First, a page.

Still, the majority of gun violence in America is committed by people who are generally non-violent in nature, that is to say, they aren't serial killers or sociopaths. They are crimes committed in the heat of passion, or maybe retribution for something gang-related. But every tangible item around us can be considered a dangerous weapon. A chair leg to the temple can render somebody unconscious and kill them. Razorblades are in every household. One cut to a few specific areas on the body would drain the body of blood in a matter of minutes, killing them. And while knives are frequently used as weapons in domestic violence cases, guns are used even more. Why, then, is the average person, not predisposed to violence, using the most violent weapon to kill? Because guns remove the intimacy of killing. The thought of having to approach your victim and kill them by using physical force unsettles enough of us that we decide on shooting a gun from thirty feet away-- away from the blood, away from having to personalize and internalize the act.

In 1967, psychologists Leonard Berkowitz and Anthony LePage conducted a study to test the validity of Berkowitz's theory that frustration can lead to aggressive behavior in the presence of environmental triggers associated with aggression, such as guns.

As summarized below by Arron Quentin Umberger:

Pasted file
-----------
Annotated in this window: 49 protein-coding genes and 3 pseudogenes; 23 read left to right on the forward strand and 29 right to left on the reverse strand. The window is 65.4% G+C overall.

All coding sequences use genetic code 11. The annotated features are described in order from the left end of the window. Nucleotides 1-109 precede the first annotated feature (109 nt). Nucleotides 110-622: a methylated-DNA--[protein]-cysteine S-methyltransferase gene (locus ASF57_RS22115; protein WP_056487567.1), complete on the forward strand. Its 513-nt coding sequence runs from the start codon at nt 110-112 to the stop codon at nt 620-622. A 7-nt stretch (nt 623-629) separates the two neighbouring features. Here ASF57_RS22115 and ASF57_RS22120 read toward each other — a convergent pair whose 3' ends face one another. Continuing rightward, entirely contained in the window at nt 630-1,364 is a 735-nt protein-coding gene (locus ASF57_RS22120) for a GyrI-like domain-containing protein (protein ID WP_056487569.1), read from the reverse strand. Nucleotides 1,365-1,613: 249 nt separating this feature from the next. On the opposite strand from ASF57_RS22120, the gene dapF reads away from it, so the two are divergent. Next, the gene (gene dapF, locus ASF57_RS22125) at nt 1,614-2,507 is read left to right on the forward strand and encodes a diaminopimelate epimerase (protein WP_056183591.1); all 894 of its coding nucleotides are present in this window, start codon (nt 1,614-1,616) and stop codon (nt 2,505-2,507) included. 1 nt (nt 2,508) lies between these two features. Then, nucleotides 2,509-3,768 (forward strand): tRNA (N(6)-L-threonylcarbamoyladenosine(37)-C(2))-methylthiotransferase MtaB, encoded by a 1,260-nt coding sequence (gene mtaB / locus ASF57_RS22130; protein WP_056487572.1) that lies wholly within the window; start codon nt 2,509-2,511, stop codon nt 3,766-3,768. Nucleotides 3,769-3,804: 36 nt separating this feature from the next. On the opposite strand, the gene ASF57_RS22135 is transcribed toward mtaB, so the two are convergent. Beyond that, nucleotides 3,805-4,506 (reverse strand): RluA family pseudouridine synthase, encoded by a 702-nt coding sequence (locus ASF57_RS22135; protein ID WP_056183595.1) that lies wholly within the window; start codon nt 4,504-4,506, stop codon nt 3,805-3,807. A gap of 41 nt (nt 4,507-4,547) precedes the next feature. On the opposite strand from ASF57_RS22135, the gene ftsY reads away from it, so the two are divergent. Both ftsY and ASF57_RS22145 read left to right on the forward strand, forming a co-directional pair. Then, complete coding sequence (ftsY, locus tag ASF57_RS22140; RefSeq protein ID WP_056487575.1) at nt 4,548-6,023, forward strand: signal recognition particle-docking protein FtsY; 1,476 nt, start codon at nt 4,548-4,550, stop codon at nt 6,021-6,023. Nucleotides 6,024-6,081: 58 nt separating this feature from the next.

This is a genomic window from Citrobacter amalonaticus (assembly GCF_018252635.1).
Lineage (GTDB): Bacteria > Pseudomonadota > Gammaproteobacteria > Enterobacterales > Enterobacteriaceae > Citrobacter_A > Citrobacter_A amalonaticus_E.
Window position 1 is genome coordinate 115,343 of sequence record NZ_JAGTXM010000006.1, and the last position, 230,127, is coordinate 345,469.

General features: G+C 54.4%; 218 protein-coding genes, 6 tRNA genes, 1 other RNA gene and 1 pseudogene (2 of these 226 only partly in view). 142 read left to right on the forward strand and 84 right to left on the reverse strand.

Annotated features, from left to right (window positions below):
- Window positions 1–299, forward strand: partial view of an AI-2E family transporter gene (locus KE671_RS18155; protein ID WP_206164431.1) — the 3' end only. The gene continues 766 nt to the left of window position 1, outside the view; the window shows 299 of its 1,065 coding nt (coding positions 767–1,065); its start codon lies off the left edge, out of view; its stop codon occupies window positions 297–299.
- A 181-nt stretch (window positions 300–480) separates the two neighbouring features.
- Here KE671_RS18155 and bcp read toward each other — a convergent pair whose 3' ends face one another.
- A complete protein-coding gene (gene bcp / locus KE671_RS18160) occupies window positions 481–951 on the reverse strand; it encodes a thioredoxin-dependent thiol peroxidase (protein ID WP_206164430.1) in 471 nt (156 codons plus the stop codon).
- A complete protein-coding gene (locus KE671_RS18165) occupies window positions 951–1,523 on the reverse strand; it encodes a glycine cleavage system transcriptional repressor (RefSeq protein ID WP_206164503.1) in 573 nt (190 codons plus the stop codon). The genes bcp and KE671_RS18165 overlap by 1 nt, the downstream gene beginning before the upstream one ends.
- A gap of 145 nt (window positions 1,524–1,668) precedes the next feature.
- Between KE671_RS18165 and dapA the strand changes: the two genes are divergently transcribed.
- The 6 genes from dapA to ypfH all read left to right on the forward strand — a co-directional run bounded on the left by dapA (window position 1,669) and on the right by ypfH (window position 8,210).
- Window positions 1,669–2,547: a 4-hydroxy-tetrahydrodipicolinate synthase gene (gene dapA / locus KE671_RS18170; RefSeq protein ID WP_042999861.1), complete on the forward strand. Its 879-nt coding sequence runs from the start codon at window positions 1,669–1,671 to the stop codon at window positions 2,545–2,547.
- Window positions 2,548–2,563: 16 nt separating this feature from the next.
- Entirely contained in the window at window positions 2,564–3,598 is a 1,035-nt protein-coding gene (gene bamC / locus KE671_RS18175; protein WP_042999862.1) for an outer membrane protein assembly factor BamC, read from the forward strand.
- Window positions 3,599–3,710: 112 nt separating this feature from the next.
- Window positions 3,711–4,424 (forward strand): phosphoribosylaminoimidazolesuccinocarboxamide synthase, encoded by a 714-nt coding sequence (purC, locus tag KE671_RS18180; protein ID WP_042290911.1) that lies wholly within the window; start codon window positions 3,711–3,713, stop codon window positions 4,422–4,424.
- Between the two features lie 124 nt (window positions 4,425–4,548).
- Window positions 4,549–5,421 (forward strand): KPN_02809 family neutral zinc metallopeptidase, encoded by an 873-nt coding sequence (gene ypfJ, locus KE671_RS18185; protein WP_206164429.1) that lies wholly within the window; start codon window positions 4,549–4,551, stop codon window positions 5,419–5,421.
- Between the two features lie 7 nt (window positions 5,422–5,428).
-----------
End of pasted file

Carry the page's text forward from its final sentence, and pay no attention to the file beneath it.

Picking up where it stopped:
In their study, Berkowitz andLePage enlisted a group of 100 male college students who were assigned a problem-solving task.Upon completion of their task, the subjects were given a series of electrical shocks as their

Social Psychology in the Gun Control Debate 5evaluation, an act meant to potentially anger the students. After they had received their shocks,the students filled out a questionnaire about their mood and then the students and confederates switched places. Students were then instructed to evaluate the confederates just as they had been evaluated. Students in the control condition were placed in a room with a table which held nothing but the shock device. In the situational cue condition, there was a shotgun and a revolver placed on the table with the shock device. Upon completion of the evaluations, it was noted that students who reported no anger on their questionnaire were not swayed by the weapons present in their environment; however, angry students administered more shocks to confederates while in the presence of these weapons (Berkowitz & LePage, 1967). These findings give reason to the argument that weapons are not only a means to cause violence themselves, but the mere presence of weapons can influence aggressive behavior in individuals.